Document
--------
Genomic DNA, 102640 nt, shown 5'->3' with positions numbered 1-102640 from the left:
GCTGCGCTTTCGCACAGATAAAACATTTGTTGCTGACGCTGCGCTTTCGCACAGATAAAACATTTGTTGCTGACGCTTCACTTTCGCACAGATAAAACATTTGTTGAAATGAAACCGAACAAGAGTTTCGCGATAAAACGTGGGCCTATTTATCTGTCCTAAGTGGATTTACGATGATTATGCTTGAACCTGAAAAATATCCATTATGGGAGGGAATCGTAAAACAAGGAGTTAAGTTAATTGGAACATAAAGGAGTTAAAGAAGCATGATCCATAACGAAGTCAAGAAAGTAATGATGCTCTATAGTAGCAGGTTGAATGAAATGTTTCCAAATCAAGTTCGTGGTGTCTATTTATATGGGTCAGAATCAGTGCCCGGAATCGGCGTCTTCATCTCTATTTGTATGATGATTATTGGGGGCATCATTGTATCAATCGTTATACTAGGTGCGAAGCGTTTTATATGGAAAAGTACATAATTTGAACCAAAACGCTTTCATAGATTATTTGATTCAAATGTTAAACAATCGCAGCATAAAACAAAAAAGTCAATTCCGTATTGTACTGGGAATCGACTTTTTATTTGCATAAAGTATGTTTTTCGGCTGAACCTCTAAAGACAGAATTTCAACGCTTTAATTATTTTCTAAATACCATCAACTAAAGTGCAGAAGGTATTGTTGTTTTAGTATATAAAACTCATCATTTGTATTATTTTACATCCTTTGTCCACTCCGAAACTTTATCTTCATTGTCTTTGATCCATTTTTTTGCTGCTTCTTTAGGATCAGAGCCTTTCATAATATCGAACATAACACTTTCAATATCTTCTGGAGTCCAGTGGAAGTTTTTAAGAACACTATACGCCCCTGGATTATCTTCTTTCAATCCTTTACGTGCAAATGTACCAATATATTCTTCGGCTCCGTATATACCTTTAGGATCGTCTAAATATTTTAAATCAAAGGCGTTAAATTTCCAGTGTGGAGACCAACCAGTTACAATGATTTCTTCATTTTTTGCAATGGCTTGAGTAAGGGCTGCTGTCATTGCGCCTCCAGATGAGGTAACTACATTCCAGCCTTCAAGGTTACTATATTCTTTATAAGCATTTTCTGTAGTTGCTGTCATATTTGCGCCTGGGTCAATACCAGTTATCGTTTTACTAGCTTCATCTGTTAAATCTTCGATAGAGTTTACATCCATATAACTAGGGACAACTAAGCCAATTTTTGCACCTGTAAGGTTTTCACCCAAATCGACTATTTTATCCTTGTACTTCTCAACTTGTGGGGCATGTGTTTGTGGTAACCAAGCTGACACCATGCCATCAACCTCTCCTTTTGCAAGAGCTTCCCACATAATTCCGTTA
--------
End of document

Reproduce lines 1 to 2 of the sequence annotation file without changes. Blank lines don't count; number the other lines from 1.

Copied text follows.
Genomic DNA, 102640 nt, shown 5'->3' with positions numbered 1-102640 from the left:
GCTGCGCTTTCGCACAGATAAAACATTTGTTGCTGACGCTGCGCTTTCGCACAGATAAAACATTTGTTGCTGACGCTTCACTTTCGCACAGATAAAACATTTGTTGAAATGAAACCGAACAAGAGTTTCGCGATAAAACGTGGGCCTATTTATCTGTCCTAAGTGGATTTACGATGATTATGCTTGAACCTGAAAAATATCCATTATGGGAGGGAATCGTAAAACAAGGAGTTAAGTTAATTGGAACATAAAGGAGTTAAAGAAGCATGATCCATAACGAAGTCAAGAAAGTAATGATGCTCTATAGTAGCAGGTTGAATGAAATGTTTCCAAATCAAGTTCGTGGTGTCTATTTATATGGGTCAGAATCAGTGCCCGGAATCGGCGTCTTCATCTCTATTTGTATGATGATTATTGGGGGCATCATTGTATCAATCGTTATACTAGGTGCGAAGCGTTTTATATGGAAAAGTACATAATTTGAACCAAAACGCTTTCATAGATTATTTGATTCAAATGTTAAACAATCGCAGCATAAAACAAAAAAGTCAATTCCGTATTGTACTGGGAATCGACTTTTTATTTGCATAAAGTATGTTTTTCGGCTGAACCTCTAAAGACAGAATTTCAACGCTTTAATTATTTTCTAAATACCATCAACTAAAGTGCAGAAGGTATTGTTGTTTTAGTATATAAAACTCATCATTTGTATTATTTTACATCCTTTGTCCACTCCGAAACTTTATCTTCATTGTCTTTGATCCATTTTTTTGCTGCTTCTTTAGGATCAGAGCCTTTCATAATATCGAACATAACACTTTCAATATCTTCTGGAGTCCAGTGGAAGTTTTTAAGAACACTATACGCCCCTGGATTATCTTCTTTCAATCCTTTACGTGCAAATGTACCAATATATTCTTCGGCTCCGTATATACCTTTAGGATCGTCTAAATATTTTAAATCAAAGGCGTTAAATTTCCAGTGTGGAGACCAACCAGTTACAATGATTTCTTCATTTTTTGCAATGGCTTGAGTAAGGGCTGCTGTCATTGCGCCTCCAGATGAGGTAACTACATTCCAGCCTTCAAGGTTACTATATTCTTTATAAGCATTTTCTGTAGTTGCTGTCATATTTGCGCCTGGGTCAATACCAGTTATCGTTTTACTAGCTTCATCTGTTAAATCTTCGATAGAGTTTACATCCATATAACTAGGGACAACTAAGCCAATTTTTGCACCTGTAAGGTTTTCACCCAAATCGACTATTTTATCCTTGTACTTCTCAACTTGTGGGGCATGTGTTTGTGGTAACCAAGCTGACACCATGCCATCAACCTCTCCTTTTGCAAGAGCTTCCCACATAATTCCGTTA